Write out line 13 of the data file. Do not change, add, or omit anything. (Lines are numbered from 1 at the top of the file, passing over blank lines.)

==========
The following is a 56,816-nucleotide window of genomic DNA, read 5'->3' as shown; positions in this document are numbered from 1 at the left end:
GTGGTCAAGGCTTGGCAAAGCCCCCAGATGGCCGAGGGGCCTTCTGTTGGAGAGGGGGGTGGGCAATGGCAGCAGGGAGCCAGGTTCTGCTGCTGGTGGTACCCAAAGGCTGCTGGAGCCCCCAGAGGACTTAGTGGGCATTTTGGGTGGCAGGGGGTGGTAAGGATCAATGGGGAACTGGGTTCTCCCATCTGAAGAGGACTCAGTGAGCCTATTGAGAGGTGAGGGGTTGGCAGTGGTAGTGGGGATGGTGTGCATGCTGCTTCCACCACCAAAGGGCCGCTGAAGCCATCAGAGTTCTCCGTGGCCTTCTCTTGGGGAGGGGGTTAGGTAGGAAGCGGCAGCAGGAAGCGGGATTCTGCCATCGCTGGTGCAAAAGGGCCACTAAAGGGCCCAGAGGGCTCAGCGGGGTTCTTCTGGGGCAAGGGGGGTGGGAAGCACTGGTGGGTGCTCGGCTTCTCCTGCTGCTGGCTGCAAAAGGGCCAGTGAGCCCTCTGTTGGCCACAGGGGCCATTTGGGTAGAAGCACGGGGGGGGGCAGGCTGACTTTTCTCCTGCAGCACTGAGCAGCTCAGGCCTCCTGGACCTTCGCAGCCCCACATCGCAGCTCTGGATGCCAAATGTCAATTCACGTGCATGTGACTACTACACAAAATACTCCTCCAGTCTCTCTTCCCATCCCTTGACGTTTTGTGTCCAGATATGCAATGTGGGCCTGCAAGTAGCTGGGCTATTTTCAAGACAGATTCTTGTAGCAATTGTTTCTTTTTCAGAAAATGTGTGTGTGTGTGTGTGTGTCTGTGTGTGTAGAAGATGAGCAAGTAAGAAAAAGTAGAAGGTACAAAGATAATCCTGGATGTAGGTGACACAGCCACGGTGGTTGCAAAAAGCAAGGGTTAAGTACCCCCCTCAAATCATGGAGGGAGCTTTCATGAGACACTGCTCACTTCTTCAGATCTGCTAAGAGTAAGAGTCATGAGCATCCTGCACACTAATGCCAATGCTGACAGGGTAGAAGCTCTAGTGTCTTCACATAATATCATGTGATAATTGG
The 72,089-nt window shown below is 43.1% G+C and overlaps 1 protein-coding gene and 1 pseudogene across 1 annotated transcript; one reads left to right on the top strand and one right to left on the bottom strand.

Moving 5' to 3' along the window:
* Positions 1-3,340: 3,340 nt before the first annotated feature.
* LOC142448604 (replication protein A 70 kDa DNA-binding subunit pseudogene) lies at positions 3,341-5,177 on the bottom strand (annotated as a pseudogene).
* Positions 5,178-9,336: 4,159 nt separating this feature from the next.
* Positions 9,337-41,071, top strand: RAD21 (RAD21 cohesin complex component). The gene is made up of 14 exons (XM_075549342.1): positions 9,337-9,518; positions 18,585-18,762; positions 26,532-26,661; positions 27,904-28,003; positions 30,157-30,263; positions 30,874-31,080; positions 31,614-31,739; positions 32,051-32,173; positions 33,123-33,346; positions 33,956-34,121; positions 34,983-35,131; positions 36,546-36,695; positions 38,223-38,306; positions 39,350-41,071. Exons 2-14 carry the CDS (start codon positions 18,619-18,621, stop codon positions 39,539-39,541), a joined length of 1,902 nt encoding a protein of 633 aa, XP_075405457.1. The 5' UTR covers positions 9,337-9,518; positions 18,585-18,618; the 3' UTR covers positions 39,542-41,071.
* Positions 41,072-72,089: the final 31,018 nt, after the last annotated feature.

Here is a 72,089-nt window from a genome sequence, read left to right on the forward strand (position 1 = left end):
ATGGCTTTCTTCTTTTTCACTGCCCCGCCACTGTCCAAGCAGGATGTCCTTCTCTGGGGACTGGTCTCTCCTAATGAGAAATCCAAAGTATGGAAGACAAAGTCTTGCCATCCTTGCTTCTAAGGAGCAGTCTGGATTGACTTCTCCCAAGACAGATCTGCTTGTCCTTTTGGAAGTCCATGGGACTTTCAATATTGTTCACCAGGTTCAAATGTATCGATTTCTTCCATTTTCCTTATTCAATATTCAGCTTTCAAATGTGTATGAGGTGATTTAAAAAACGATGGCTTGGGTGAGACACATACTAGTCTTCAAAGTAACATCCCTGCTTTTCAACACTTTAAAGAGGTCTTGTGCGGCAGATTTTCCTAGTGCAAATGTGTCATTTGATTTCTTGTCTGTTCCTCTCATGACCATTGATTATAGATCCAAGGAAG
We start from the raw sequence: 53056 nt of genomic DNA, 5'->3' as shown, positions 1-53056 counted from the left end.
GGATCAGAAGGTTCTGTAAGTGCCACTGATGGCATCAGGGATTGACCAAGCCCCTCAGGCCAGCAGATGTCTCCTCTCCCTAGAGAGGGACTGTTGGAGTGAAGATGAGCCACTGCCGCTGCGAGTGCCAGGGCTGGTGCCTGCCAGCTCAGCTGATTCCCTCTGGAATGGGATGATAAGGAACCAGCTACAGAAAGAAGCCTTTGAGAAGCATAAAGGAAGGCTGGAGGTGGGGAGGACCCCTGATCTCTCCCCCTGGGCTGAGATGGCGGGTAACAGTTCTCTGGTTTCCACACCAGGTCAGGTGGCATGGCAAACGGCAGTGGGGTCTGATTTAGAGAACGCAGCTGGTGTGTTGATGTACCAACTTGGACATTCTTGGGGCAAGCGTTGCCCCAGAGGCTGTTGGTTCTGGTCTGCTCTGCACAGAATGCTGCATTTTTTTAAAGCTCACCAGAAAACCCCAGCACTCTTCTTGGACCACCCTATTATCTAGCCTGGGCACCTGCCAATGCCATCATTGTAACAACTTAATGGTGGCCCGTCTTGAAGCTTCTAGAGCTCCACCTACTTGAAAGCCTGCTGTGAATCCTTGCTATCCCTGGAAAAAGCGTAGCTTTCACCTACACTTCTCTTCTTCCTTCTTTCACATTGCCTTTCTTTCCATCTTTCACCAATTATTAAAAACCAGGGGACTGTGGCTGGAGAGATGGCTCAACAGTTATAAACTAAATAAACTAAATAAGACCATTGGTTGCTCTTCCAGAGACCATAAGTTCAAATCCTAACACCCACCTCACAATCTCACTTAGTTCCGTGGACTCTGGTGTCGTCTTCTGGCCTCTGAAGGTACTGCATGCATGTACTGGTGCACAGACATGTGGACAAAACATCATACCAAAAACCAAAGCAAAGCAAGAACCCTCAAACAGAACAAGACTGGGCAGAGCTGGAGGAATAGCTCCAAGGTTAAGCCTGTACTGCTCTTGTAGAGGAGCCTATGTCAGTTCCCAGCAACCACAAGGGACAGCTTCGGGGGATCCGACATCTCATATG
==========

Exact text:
GGATCAGAAGGTTCTGTAAGTGCCACTGATGGCATCAGGGATTGACCAAGCCCCTCAGGCCAGCAGATGTCTCCTCTCCCTAGAGAGGGACTGTTGGAGTGAAGATGAGCCACTGCCGCTGCGAGTGCCAGGGCTGGTGCCTGCCAGCTCAGCTGATTCCCTCTGGAATGGGATGATAAGGAACCAGCTACAGAAAGAAGCCTTTGAGAAGCATAAAGGAAGGCTGGAGGTGGGGAGGACCCCTGATCTCTCCCCCTGGGCTGAGATGGCGGGTAACAGTTCTCTGGTTTCCACACCAGGTCAGGTGGCATGGCAAACGGCAGTGGGGTCTGATTTAGAGAACGCAGCTGGTGTGTTGATGTACCAACTTGGACATTCTTGGGGCAAGCGTTGCCCCAGAGGCTGTTGGTTCTGGTCTGCTCTGCACAGAATGCTGCATTTTTTTAAAGCTCACCAGAAAACCCCAGCACTCTTCTTGGACCACCCTATTATCTAGCCTGGGCACCTGCCAATGCCATCATTGTAACAACTTAATGGTGGCCCGTCTTGAAGCTTCTAGAGCTCCACCTACTTGAAAGCCTGCTGTGAATCCTTGCTATCCCTGGAAAAAGCGTAGCTTTCACCTACACTTCTCTTCTTCCTTCTTTCACATTGCCTTTCTTTCCATCTTTCACCAATTATTAAAAACCAGGGGACTGTGGCTGGAGAGATGGCTCAACAGTTATAAACTAAATAAACTAAATAAGACCATTGGTTGCTCTTCCAGAGACCATAAGTTCAAATCCTAACACCCACCTCACAATCTCACTTAGTTCCGTGGACTCTGGTGTCGTCTTCTGGCCTCTGAAGGTACTGCATGCATGTACTGGTGCACAGACATGTGGACAAAACATCATACCAAAAACCAAAGCAAAGCAAGAACCCTCAAACAGAACAAGACTGGGCAGAGCTGGAGGAATAGCTCCAAGGTTAAGCCTGTACTGCTCTTGTAGAGGAGCCTATGTCAGTTCCCAGCAACCACAAGGGACAGCTTCGGGGGATCCGACATCTCATATG